Information, trends, and models for development of successful grain economies will be presented as part of the Kneading Conference annual agenda.
The MGA Facebook presence and Constant Contact emails (reaching 3000+ individuals self-selected for their interest in bread, grains, and local foods) is an opportunity to make information coming out of the workshops available to the baking public.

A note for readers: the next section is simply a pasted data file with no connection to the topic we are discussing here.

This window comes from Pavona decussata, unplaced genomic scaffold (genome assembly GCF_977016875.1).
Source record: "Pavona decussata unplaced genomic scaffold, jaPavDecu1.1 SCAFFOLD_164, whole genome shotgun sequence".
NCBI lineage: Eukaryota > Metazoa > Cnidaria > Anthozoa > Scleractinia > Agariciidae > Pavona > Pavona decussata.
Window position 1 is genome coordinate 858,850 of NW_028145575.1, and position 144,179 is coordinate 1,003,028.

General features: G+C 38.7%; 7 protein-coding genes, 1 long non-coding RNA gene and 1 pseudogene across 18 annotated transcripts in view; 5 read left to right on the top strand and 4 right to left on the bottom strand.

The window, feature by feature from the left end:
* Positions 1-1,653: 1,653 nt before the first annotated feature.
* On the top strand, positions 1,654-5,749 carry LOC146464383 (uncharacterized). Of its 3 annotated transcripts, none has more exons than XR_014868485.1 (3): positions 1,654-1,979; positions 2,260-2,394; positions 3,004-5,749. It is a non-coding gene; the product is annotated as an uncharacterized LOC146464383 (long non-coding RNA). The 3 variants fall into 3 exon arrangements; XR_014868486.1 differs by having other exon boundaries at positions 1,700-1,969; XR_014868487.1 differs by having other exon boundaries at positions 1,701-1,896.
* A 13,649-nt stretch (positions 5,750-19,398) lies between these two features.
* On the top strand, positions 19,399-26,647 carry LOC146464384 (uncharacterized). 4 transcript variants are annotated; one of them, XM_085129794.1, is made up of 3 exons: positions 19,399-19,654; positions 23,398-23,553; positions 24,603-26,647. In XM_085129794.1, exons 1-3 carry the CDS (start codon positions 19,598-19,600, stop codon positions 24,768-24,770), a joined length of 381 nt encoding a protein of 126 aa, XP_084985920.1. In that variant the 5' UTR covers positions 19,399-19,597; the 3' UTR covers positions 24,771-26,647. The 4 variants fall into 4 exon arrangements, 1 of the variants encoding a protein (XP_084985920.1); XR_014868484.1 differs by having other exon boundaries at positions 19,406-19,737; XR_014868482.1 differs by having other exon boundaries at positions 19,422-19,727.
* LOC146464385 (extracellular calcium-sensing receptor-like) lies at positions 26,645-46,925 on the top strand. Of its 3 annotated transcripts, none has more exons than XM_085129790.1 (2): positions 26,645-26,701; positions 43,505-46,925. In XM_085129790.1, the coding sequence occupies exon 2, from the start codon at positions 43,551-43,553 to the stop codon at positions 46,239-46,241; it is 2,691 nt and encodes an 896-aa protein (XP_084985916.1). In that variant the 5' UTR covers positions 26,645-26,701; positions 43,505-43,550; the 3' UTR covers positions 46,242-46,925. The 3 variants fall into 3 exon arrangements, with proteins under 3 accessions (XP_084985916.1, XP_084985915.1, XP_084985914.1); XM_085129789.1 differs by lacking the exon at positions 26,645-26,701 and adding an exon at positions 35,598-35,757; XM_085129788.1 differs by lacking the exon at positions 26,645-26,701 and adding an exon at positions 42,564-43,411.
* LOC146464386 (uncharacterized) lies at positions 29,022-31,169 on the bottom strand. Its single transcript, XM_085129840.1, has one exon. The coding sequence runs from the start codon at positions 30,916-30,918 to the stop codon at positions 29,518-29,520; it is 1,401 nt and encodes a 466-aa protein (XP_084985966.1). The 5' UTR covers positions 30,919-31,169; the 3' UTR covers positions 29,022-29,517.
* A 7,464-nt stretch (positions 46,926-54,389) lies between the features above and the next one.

The direction we are headed: based on the format developed from the baker/farmer/chef workshops, and on advice from culinary program professors committed to this concept (Richard Miscovich, Johnson & Wales University; Meg Broderick, Southern Maine Community College, and Michael Rhoads, New England Culinary Institute), MGA, over the next 3 years, will develop an externship program for culinary students pursuing an artisan baking path. This program will also serve as an exchange program for institutional baking corporations who want to encourage the creativity of their staff by sending them on a “craft” baking experience to meet the farmer, the miller, and artisan bakers. The goal of developing an externship/exchange program is to increase demand for regional grains and flour, to develop awareness among baking professionals of the advantages of sourcing flour locally in support of regional grain networks and local farmers, and to teach the skills required to adapt to this style of baking. Furthermore, at the annual Kneading Conferences, artisan bakers report that they need young bakers coming along who are already versed in the art of baking with unblended whole wheat flours. Training apprentices who may or may not discover a passion for the artisan baker’s life is an expensive gamble for small artisan bakeries to take on. At present, none of the New England culinary baking programs offer a whole grain, artisan track. The artisan educational track will be built on the first collaborative farmer/baker workshops developed by the Maine Grain Alliance at the MGA Grain & Bread Lab.